Using poles is a great addition to a walking session. Poles are very useful for people who can't walk any faster than they already do but would like to increase the fitness value of their exercise session. Walking with poles can increase calorie burn compared to walking at the same intensity without poles. It can also improve cardiovascular fitness.
Another advantage of Nordic walking is that the support provided by poles can help to compensate for lower body problems. Nordic walking probably reduces stress on lower body joints, although this needs to be demonstrated by research.
Caution is needed when purchasing walking poles. Very inexpensive ones are often quite flimsy and not very supportive. The use of the latest construction materials means that a supportive walking pole doesn't have to be heavy.
How to Do Nordic Walking
If I see a steps when I’m on a walk I happily climb them. I enjoy the challenge of climbing stairs in buildings, going from floor to floor without stopping instead of using an elevator. Deliberately going up and down stairs in quick succession, though, seems like forced exercise to me. I do it occasionally but not very often. Exercise has to be fun for me.
Stair climbing is great exercise. It's a low impact exercise and increases cardiorespiratory fitness. It's more stressful for the body than walking on a flat surface, however. The intensity and duration of stair climbing sessions should be increased gradually. Incorporating mini strength workouts such as stair climbing into a regular walk is an excellent way to boost the exercise value of the walk.
Walking and Strength Exercises
During some walks I stop to do strength exercises when my dog and I find a quiet spot. I sometimes carry an exercise band on my walks. Exercise bands (or resistance bands) don't weigh much—although there are exceptions to this rule—and they can be folded up to put in a pocket or a pack. The stretchy bands can be used to do exercises that build upper body or lower body strength. They aren't essential for increasing upper body strength, however. For example, I often do pushups during a walk when I find a suitable surface to act as a support.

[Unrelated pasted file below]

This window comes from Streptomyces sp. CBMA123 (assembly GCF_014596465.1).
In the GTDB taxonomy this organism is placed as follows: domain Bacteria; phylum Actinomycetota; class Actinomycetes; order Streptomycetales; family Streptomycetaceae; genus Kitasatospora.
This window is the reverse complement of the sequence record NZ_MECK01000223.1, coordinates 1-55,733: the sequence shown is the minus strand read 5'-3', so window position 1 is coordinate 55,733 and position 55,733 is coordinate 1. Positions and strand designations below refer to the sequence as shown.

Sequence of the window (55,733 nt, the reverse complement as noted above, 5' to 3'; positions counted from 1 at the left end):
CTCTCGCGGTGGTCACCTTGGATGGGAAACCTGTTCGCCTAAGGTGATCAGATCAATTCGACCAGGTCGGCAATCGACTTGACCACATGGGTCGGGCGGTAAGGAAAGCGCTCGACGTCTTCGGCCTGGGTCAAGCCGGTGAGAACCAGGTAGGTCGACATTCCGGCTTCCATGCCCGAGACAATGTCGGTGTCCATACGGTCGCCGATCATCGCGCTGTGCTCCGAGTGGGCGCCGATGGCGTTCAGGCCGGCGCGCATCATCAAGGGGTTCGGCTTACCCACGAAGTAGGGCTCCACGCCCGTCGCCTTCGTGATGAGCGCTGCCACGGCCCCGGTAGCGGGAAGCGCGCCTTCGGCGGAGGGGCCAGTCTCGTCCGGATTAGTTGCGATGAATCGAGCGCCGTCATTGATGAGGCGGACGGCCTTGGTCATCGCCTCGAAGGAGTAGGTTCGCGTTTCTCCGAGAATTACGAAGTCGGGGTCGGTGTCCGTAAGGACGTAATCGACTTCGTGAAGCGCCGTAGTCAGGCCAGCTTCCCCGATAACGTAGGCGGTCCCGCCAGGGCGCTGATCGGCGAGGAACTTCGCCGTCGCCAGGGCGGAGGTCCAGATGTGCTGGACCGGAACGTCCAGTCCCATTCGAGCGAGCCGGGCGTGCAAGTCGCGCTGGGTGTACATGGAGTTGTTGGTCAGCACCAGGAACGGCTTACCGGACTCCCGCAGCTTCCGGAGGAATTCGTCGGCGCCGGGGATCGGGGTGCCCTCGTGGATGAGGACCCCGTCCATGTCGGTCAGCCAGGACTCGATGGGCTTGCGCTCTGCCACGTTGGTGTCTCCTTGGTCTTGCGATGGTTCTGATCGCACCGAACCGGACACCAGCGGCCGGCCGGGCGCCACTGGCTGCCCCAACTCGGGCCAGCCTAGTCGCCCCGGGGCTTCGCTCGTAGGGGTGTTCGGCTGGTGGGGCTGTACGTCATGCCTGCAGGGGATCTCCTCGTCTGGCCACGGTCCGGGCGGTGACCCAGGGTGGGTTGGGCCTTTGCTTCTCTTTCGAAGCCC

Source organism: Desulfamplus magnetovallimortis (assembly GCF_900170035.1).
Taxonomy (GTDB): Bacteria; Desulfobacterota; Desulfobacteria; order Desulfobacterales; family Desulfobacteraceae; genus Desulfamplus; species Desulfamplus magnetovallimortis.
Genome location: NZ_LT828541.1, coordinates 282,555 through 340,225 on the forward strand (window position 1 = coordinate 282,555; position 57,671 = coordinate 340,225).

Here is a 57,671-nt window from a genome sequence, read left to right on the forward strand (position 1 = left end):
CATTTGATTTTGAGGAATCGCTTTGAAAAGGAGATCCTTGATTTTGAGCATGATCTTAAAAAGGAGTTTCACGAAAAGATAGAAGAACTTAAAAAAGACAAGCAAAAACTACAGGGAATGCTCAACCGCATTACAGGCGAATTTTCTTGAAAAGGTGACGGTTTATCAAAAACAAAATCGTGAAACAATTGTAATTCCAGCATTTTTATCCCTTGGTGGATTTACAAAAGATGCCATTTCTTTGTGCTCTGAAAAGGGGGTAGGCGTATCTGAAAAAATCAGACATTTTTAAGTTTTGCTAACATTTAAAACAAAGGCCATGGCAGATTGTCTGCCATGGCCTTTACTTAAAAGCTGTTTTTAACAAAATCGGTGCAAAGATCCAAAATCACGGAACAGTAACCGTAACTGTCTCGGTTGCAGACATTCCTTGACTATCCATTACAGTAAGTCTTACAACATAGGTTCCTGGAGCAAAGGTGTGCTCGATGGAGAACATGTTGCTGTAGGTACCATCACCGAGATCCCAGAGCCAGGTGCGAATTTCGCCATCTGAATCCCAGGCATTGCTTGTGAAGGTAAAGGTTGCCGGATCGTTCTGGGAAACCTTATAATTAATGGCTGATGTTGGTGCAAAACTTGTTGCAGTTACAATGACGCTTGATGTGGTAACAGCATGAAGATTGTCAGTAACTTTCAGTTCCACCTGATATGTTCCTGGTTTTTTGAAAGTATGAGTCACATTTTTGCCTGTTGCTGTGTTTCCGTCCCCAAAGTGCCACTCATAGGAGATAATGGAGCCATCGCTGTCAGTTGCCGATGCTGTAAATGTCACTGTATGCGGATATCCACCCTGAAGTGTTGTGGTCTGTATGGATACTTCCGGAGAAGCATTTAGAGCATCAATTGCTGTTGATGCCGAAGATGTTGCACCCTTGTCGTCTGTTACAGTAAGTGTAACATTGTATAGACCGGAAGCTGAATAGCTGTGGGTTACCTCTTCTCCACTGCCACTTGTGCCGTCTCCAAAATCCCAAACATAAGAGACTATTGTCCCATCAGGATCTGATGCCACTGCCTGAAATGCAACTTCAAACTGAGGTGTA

Walking, Fitness, and Health
Please don’t think that you have to do the more rigorous styles of walking that I have described to get any benefit from walking. Scientists have found that any form of walking has valuable health benefits. That being said, benefits will be limited without some exertion.
Regular, brisk walking on a flat and smooth surface is enough to lower the level of “bad” or LDL cholesterol in the blood, reduce the risk of a heart attack and type 2 diabetes, reduce inflammation in the body, lower blood pressure, reduce the risk of some types of cancer, and improve mood.
Interval walking—alternating fast and slow intervals within the same walk—has also been found to be good exercise and may be easier for some people to do than a continuous fast walk.
Researchers say that in order to produce a significant weight loss walking has to be brisk and frequent. It's important to follow a healthy diet as well. If your goal is to do more intense walking, remember to increase the intensity gradually. Also remember that you don’t have to push yourself on every walk. I still go for slow walks sometimes.
Running: Great Exercise, But Not for Me
I used to run and often trained for ten kilometer races. Running certainly caused me to lose a lot of weight and the racing events were fun. The training was enjoyable on some days but not much fun on other days. I also developed several minor injuries, even though I was trying to follow a sensible training routine and used good running shoes. What really made me realize that running was not the ideal exercise for me was when I began to resent missing my walking days because of my running training.
I no longer run and find that walking keeps me in good shape. I still enjoy the fun of 10K events, but now I enter as a walker instead of a runner. There are running events of different lengths— including short runs and marathons—that welcome walkers. Walker-only events are held in some places.
I need to walk. It enriches my life and keeps me fit. I hope that I’ll be able to keep walking for the rest of my life, even if some day I have to do slower, easier, and shorter walks.
I only went out for a walk, and finally concluded to stay out till sundown, for going out, I found, was really going in.— John Muir
A Walking Poll
What is the most important role of walking in your life?
- "How much physical activity do adults need?" Centers for Disease Control and Prevention. https://www.cdc.gov/physicalactivity/basics/adults/index.htm (accessed September 10, 2017).
- "Physical Activity and Health." Centers for Disease Control and Prevention. https://www.cdc.gov/physicalactivity/basics/pa-health/ (accessed September 10, 2017).
- Robinson, Kara Mayer. "Tips for Power Walking." WebMD. http://www.webmd.com/fitness-exercise/features/power-walking#1 (accessed September 10, 2017.)
- Laskowski, Edward R, MD. "Could walking poles help me get more out of my daily walk?" The Mayo Clinic. http://www.mayoclinic.org/healthy-lifestyle/fitness/expert-answers/walking-poles/faq-20057943 (accessed September 10, 2017).
- "Nordic Walking." National Health Service. http://www.nhs.uk/Livewell/fitness/Pages/nordic-walking.aspx (accessed September 10, 2017).
© 2011 Linda Crampton